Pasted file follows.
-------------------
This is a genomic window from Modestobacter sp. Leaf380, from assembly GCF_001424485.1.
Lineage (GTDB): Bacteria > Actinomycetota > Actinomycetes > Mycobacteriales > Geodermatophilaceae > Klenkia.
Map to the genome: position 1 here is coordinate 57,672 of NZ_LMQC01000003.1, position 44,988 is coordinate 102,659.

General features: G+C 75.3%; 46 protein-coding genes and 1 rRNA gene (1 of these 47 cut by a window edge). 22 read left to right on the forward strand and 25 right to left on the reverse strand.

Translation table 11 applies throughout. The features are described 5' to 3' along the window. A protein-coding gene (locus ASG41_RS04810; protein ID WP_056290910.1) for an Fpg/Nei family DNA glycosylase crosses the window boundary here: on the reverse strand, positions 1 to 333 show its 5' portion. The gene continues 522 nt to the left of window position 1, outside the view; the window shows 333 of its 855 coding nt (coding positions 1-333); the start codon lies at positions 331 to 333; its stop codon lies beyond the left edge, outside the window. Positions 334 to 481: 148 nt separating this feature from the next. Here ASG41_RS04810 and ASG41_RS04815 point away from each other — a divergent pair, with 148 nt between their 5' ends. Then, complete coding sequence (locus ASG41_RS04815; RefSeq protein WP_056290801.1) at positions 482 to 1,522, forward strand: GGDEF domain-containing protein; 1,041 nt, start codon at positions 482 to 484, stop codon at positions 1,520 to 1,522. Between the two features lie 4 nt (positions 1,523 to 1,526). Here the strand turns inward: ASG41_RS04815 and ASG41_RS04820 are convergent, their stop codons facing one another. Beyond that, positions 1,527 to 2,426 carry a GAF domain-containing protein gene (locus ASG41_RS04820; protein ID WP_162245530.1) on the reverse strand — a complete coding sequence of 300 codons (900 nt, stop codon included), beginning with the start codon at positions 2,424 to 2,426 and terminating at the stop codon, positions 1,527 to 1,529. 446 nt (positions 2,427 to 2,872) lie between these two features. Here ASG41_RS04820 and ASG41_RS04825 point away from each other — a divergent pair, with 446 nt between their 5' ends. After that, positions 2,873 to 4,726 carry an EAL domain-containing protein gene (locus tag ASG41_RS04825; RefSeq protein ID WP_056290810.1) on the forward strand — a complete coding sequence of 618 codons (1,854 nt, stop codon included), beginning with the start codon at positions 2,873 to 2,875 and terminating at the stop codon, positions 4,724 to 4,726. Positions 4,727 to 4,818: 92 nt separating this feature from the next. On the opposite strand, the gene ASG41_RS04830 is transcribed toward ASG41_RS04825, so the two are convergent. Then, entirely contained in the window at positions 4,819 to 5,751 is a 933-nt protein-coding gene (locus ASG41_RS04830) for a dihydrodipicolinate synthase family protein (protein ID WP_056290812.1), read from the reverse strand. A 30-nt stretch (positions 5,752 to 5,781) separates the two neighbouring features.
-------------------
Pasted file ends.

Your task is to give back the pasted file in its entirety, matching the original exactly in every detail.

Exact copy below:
This is a genomic window from Modestobacter sp. Leaf380, from assembly GCF_001424485.1.
Lineage (GTDB): Bacteria > Actinomycetota > Actinomycetes > Mycobacteriales > Geodermatophilaceae > Klenkia.
Map to the genome: position 1 here is coordinate 57,672 of NZ_LMQC01000003.1, position 44,988 is coordinate 102,659.

General features: G+C 75.3%; 46 protein-coding genes and 1 rRNA gene (1 of these 47 cut by a window edge). 22 read left to right on the forward strand and 25 right to left on the reverse strand.

Translation table 11 applies throughout. The features are described 5' to 3' along the window. A protein-coding gene (locus ASG41_RS04810; protein ID WP_056290910.1) for an Fpg/Nei family DNA glycosylase crosses the window boundary here: on the reverse strand, positions 1 to 333 show its 5' portion. The gene continues 522 nt to the left of window position 1, outside the view; the window shows 333 of its 855 coding nt (coding positions 1-333); the start codon lies at positions 331 to 333; its stop codon lies beyond the left edge, outside the window. Positions 334 to 481: 148 nt separating this feature from the next. Here ASG41_RS04810 and ASG41_RS04815 point away from each other — a divergent pair, with 148 nt between their 5' ends. Then, complete coding sequence (locus ASG41_RS04815; RefSeq protein WP_056290801.1) at positions 482 to 1,522, forward strand: GGDEF domain-containing protein; 1,041 nt, start codon at positions 482 to 484, stop codon at positions 1,520 to 1,522. Between the two features lie 4 nt (positions 1,523 to 1,526). Here the strand turns inward: ASG41_RS04815 and ASG41_RS04820 are convergent, their stop codons facing one another. Beyond that, positions 1,527 to 2,426 carry a GAF domain-containing protein gene (locus ASG41_RS04820; protein ID WP_162245530.1) on the reverse strand — a complete coding sequence of 300 codons (900 nt, stop codon included), beginning with the start codon at positions 2,424 to 2,426 and terminating at the stop codon, positions 1,527 to 1,529. 446 nt (positions 2,427 to 2,872) lie between these two features. Here ASG41_RS04820 and ASG41_RS04825 point away from each other — a divergent pair, with 446 nt between their 5' ends. After that, positions 2,873 to 4,726 carry an EAL domain-containing protein gene (locus tag ASG41_RS04825; RefSeq protein ID WP_056290810.1) on the forward strand — a complete coding sequence of 618 codons (1,854 nt, stop codon included), beginning with the start codon at positions 2,873 to 2,875 and terminating at the stop codon, positions 4,724 to 4,726. Positions 4,727 to 4,818: 92 nt separating this feature from the next. On the opposite strand, the gene ASG41_RS04830 is transcribed toward ASG41_RS04825, so the two are convergent. Then, entirely contained in the window at positions 4,819 to 5,751 is a 933-nt protein-coding gene (locus ASG41_RS04830) for a dihydrodipicolinate synthase family protein (protein ID WP_056290812.1), read from the reverse strand. A 30-nt stretch (positions 5,752 to 5,781) separates the two neighbouring features.